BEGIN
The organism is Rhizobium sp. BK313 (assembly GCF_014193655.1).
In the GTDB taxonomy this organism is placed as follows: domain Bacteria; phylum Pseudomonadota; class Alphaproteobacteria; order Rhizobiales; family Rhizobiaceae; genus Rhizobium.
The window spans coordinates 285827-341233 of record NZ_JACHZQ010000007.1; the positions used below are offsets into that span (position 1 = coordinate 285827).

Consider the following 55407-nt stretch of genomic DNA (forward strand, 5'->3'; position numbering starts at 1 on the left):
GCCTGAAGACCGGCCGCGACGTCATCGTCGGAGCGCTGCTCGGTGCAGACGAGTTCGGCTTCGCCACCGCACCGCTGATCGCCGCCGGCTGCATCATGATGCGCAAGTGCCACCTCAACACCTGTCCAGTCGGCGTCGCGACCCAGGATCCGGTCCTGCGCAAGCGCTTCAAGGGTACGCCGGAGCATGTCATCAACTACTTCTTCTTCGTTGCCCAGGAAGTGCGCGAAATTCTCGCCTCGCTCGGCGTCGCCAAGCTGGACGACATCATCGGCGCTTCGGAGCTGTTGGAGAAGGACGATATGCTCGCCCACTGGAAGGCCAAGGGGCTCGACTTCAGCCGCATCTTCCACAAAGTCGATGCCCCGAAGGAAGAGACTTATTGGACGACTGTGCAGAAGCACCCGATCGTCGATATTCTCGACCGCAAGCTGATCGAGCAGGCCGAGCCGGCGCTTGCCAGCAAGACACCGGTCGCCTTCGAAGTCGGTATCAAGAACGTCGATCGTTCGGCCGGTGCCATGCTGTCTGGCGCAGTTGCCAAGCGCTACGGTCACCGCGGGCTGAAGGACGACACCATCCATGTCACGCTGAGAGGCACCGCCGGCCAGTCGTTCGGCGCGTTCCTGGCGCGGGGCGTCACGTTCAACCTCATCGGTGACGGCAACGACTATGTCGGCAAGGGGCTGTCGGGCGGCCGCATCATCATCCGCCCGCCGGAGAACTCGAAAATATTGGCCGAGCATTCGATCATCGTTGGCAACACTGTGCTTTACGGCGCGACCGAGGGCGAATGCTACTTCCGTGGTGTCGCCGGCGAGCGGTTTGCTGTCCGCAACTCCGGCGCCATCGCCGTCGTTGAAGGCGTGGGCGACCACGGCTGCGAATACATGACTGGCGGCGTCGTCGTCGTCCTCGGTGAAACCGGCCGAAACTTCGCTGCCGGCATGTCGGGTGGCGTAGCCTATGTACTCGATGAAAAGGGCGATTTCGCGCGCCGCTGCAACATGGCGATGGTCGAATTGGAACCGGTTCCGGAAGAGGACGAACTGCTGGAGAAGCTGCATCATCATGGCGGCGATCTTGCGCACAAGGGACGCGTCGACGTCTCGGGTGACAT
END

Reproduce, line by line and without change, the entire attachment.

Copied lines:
The organism is Rhizobium sp. BK313 (assembly GCF_014193655.1).
In the GTDB taxonomy this organism is placed as follows: domain Bacteria; phylum Pseudomonadota; class Alphaproteobacteria; order Rhizobiales; family Rhizobiaceae; genus Rhizobium.
The window spans coordinates 285827-341233 of record NZ_JACHZQ010000007.1; the positions used below are offsets into that span (position 1 = coordinate 285827).

Consider the following 55407-nt stretch of genomic DNA (forward strand, 5'->3'; position numbering starts at 1 on the left):
GCCTGAAGACCGGCCGCGACGTCATCGTCGGAGCGCTGCTCGGTGCAGACGAGTTCGGCTTCGCCACCGCACCGCTGATCGCCGCCGGCTGCATCATGATGCGCAAGTGCCACCTCAACACCTGTCCAGTCGGCGTCGCGACCCAGGATCCGGTCCTGCGCAAGCGCTTCAAGGGTACGCCGGAGCATGTCATCAACTACTTCTTCTTCGTTGCCCAGGAAGTGCGCGAAATTCTCGCCTCGCTCGGCGTCGCCAAGCTGGACGACATCATCGGCGCTTCGGAGCTGTTGGAGAAGGACGATATGCTCGCCCACTGGAAGGCCAAGGGGCTCGACTTCAGCCGCATCTTCCACAAAGTCGATGCCCCGAAGGAAGAGACTTATTGGACGACTGTGCAGAAGCACCCGATCGTCGATATTCTCGACCGCAAGCTGATCGAGCAGGCCGAGCCGGCGCTTGCCAGCAAGACACCGGTCGCCTTCGAAGTCGGTATCAAGAACGTCGATCGTTCGGCCGGTGCCATGCTGTCTGGCGCAGTTGCCAAGCGCTACGGTCACCGCGGGCTGAAGGACGACACCATCCATGTCACGCTGAGAGGCACCGCCGGCCAGTCGTTCGGCGCGTTCCTGGCGCGGGGCGTCACGTTCAACCTCATCGGTGACGGCAACGACTATGTCGGCAAGGGGCTGTCGGGCGGCCGCATCATCATCCGCCCGCCGGAGAACTCGAAAATATTGGCCGAGCATTCGATCATCGTTGGCAACACTGTGCTTTACGGCGCGACCGAGGGCGAATGCTACTTCCGTGGTGTCGCCGGCGAGCGGTTTGCTGTCCGCAACTCCGGCGCCATCGCCGTCGTTGAAGGCGTGGGCGACCACGGCTGCGAATACATGACTGGCGGCGTCGTCGTCGTCCTCGGTGAAACCGGCCGAAACTTCGCTGCCGGCATGTCGGGTGGCGTAGCCTATGTACTCGATGAAAAGGGCGATTTCGCGCGCCGCTGCAACATGGCGATGGTCGAATTGGAACCGGTTCCGGAAGAGGACGAACTGCTGGAGAAGCTGCATCATCATGGCGGCGATCTTGCGCACAAGGGACGCGTCGACGTCTCGGGTGACAT